In such meteoric stones, and especially in the class called chondrites, on account of the peculiar spherical inclosures found in them, the eminent German geologist, Dr. Hahn, has recently discovered an entire series of organic remains. By a laborious process of grinding down and polishing these fragments he succeeded in producing a large number of thin laminæ or delicate stone shavings, which he subjected to a careful series of investigations under the most powerful microscopes. He has recently published a book on this subject, containing on thirty-two plates more than one hundred representations of these laminæ of meteorites, every one of which contains different forms and figures, which Dr. Hahn positively identifies not as mineralogical but as organic, and, in fact, as zoölogical formations belonging to the different classes of sponges, corals, and crinoids. These pictures, which have been reproduced from the original laminæ by photography, without any alterations or additions by a draughtsman, must cause great surprise to every geologist and paleontologist, who will at once recognize the structure of well-known coral types on several of the plates. The majority of the meteorites containing these forms are part of the celebrated great meteoric fall of Knyahinya in Hungary, which took place on the 9th of June, 1866.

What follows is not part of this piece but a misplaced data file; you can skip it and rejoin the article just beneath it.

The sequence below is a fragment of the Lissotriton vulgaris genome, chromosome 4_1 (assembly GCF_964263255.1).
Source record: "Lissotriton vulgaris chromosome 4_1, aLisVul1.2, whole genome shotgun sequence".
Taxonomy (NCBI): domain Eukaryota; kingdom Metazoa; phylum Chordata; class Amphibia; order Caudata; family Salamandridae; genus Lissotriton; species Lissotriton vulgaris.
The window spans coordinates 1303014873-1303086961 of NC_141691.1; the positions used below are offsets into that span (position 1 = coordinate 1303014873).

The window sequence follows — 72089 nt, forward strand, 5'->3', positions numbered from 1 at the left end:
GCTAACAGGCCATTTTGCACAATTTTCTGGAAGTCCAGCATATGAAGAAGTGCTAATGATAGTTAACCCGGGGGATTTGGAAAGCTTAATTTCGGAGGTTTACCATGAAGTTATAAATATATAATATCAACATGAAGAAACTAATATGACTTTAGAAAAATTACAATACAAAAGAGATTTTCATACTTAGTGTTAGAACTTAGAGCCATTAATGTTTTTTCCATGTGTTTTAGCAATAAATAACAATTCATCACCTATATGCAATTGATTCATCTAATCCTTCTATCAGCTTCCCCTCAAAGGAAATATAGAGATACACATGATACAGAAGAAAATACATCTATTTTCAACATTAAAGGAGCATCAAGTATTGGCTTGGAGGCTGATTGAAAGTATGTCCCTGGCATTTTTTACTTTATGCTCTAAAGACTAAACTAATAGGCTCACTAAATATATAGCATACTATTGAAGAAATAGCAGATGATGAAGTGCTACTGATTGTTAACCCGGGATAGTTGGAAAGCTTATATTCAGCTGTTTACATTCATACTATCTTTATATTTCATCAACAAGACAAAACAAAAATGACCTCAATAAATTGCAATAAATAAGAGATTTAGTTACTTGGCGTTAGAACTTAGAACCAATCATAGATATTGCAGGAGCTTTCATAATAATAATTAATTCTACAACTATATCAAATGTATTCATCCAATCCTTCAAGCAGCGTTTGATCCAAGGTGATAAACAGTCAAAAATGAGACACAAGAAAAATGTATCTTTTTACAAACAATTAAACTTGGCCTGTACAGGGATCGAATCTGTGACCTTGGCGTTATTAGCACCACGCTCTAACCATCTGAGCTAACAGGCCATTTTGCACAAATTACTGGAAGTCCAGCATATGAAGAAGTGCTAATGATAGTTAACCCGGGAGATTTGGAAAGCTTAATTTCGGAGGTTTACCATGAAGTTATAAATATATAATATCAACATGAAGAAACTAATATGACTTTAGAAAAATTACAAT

Dr. Hahn, having sent the whole of his original shavings, comprising over three hundred specimens, to the noted zoölogist Dr. Weinland for examination and determination, the latter has also published a report on this subject in a German scientific journal, and the present article is based on the statements of these two scientists.
The result of a thorough examination of these specimens, with a complete comparison of his own great collection of corals, fully convinced Dr. Weinland that a large number of the formations in question are without doubt remains of coral belonging to the class of the favositines, which on the earth are now to be found only in a fossil state, and then only in the oldest, or palæolithic, stratum.
The terrestrial polypous branches of these favositines are composed of polypary tubes running parallel to each other. At the top, where the cups (calyx) open and the then living polyps are sitting, the coral branches of the favosite present a more or less regular network, composed of the walls of the different polyps. Besides, this class is especially characterized by the cross-partitions in the polypous tubes, as well as by the regular rows of minute holes in these walls, which facilitate the connection between each tube with its neighbors.
Now these polyparies (i. e., bundles of tubes entirely similar to those of the earth's favositines) can be found in a large number of Dr. Halm's meteoric laminæ, which originated not from a single but from many separate falls of meteorites. Many of them show with perfect clearness the very same cross-partitions and rows of holes at fixed intervals from each other with so much regularity that it is impossible to admit a coincidence. At the same time, no geologist would attempt